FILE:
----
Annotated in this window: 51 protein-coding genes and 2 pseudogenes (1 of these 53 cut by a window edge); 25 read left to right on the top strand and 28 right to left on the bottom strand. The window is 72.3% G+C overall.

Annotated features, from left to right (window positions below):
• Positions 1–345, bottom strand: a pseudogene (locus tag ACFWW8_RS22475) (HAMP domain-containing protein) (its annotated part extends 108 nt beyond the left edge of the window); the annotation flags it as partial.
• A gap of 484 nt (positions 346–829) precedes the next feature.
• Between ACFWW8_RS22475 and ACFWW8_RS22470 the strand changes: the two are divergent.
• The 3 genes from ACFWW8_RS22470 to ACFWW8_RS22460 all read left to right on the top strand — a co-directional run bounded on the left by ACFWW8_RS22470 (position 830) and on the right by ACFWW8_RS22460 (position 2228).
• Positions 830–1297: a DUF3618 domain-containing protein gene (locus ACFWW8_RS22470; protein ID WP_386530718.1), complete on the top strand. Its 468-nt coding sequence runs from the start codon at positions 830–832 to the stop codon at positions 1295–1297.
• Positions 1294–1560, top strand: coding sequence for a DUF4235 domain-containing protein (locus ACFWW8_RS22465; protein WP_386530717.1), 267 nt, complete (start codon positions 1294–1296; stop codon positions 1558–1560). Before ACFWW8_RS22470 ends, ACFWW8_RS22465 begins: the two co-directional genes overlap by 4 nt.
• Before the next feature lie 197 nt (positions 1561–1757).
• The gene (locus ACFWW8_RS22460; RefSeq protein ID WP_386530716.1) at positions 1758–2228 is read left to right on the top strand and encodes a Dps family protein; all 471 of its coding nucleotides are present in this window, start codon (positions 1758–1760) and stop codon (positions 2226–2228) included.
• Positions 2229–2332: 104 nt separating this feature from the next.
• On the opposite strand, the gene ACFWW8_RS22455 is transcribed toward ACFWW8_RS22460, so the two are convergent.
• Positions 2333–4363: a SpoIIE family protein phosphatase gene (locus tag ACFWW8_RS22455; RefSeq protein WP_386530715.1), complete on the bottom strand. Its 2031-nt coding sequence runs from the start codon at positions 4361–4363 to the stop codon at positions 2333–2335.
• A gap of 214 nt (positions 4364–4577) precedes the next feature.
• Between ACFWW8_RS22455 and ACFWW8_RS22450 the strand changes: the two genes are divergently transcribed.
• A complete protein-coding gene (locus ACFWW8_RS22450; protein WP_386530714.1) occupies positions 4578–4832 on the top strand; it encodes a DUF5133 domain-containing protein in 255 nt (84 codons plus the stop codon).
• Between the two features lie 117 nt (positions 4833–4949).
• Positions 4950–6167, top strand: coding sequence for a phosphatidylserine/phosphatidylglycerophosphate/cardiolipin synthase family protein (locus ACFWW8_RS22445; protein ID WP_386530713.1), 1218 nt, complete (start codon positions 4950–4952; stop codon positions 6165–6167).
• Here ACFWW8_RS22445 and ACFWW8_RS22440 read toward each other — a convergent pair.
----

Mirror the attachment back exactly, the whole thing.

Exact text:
Annotated in this window: 51 protein-coding genes and 2 pseudogenes (1 of these 53 cut by a window edge); 25 read left to right on the top strand and 28 right to left on the bottom strand. The window is 72.3% G+C overall.

Annotated features, from left to right (window positions below):
• Positions 1–345, bottom strand: a pseudogene (locus tag ACFWW8_RS22475) (HAMP domain-containing protein) (its annotated part extends 108 nt beyond the left edge of the window); the annotation flags it as partial.
• A gap of 484 nt (positions 346–829) precedes the next feature.
• Between ACFWW8_RS22475 and ACFWW8_RS22470 the strand changes: the two are divergent.
• The 3 genes from ACFWW8_RS22470 to ACFWW8_RS22460 all read left to right on the top strand — a co-directional run bounded on the left by ACFWW8_RS22470 (position 830) and on the right by ACFWW8_RS22460 (position 2228).
• Positions 830–1297: a DUF3618 domain-containing protein gene (locus ACFWW8_RS22470; protein ID WP_386530718.1), complete on the top strand. Its 468-nt coding sequence runs from the start codon at positions 830–832 to the stop codon at positions 1295–1297.
• Positions 1294–1560, top strand: coding sequence for a DUF4235 domain-containing protein (locus ACFWW8_RS22465; protein WP_386530717.1), 267 nt, complete (start codon positions 1294–1296; stop codon positions 1558–1560). Before ACFWW8_RS22470 ends, ACFWW8_RS22465 begins: the two co-directional genes overlap by 4 nt.
• Before the next feature lie 197 nt (positions 1561–1757).
• The gene (locus ACFWW8_RS22460; RefSeq protein ID WP_386530716.1) at positions 1758–2228 is read left to right on the top strand and encodes a Dps family protein; all 471 of its coding nucleotides are present in this window, start codon (positions 1758–1760) and stop codon (positions 2226–2228) included.
• Positions 2229–2332: 104 nt separating this feature from the next.
• On the opposite strand, the gene ACFWW8_RS22455 is transcribed toward ACFWW8_RS22460, so the two are convergent.
• Positions 2333–4363: a SpoIIE family protein phosphatase gene (locus tag ACFWW8_RS22455; RefSeq protein WP_386530715.1), complete on the bottom strand. Its 2031-nt coding sequence runs from the start codon at positions 4361–4363 to the stop codon at positions 2333–2335.
• A gap of 214 nt (positions 4364–4577) precedes the next feature.
• Between ACFWW8_RS22455 and ACFWW8_RS22450 the strand changes: the two genes are divergently transcribed.
• A complete protein-coding gene (locus ACFWW8_RS22450; protein WP_386530714.1) occupies positions 4578–4832 on the top strand; it encodes a DUF5133 domain-containing protein in 255 nt (84 codons plus the stop codon).
• Between the two features lie 117 nt (positions 4833–4949).
• Positions 4950–6167, top strand: coding sequence for a phosphatidylserine/phosphatidylglycerophosphate/cardiolipin synthase family protein (locus ACFWW8_RS22445; protein ID WP_386530713.1), 1218 nt, complete (start codon positions 4950–4952; stop codon positions 6165–6167).
• Here ACFWW8_RS22445 and ACFWW8_RS22440 read toward each other — a convergent pair.